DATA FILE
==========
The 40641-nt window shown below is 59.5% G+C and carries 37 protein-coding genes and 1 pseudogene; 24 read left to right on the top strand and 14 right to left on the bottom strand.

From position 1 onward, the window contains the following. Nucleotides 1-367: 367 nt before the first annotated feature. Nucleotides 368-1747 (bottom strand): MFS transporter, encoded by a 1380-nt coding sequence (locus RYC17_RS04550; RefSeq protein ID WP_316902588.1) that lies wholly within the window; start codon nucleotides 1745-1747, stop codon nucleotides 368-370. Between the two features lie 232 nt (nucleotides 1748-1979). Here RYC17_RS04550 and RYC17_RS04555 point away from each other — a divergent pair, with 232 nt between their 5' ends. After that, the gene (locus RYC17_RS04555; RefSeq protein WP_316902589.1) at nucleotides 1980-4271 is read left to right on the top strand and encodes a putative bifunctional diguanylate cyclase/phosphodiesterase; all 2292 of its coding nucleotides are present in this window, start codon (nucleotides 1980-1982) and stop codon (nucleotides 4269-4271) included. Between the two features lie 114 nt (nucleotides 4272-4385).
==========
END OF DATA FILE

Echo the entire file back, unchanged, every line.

The 40641-nt window shown below is 59.5% G+C and carries 37 protein-coding genes and 1 pseudogene; 24 read left to right on the top strand and 14 right to left on the bottom strand.

From position 1 onward, the window contains the following. Nucleotides 1-367: 367 nt before the first annotated feature. Nucleotides 368-1747 (bottom strand): MFS transporter, encoded by a 1380-nt coding sequence (locus RYC17_RS04550; RefSeq protein ID WP_316902588.1) that lies wholly within the window; start codon nucleotides 1745-1747, stop codon nucleotides 368-370. Between the two features lie 232 nt (nucleotides 1748-1979). Here RYC17_RS04550 and RYC17_RS04555 point away from each other — a divergent pair, with 232 nt between their 5' ends. After that, the gene (locus RYC17_RS04555; RefSeq protein WP_316902589.1) at nucleotides 1980-4271 is read left to right on the top strand and encodes a putative bifunctional diguanylate cyclase/phosphodiesterase; all 2292 of its coding nucleotides are present in this window, start codon (nucleotides 1980-1982) and stop codon (nucleotides 4269-4271) included. Between the two features lie 114 nt (nucleotides 4272-4385).